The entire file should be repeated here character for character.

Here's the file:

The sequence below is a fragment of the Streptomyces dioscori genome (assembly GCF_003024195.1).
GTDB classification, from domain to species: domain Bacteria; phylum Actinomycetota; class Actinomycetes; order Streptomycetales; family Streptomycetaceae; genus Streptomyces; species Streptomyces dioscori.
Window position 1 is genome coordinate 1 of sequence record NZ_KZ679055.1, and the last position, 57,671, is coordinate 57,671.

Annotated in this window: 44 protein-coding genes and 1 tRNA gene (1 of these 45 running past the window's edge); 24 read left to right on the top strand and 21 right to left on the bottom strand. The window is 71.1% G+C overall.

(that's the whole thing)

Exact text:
The sequence below is a fragment of the Streptomyces dioscori genome (assembly GCF_003024195.1).
GTDB classification, from domain to species: domain Bacteria; phylum Actinomycetota; class Actinomycetes; order Streptomycetales; family Streptomycetaceae; genus Streptomyces; species Streptomyces dioscori.
Window position 1 is genome coordinate 1 of sequence record NZ_KZ679055.1, and the last position, 57,671, is coordinate 57,671.

Annotated in this window: 44 protein-coding genes and 1 tRNA gene (1 of these 45 running past the window's edge); 24 read left to right on the top strand and 21 right to left on the bottom strand. The window is 71.1% G+C overall.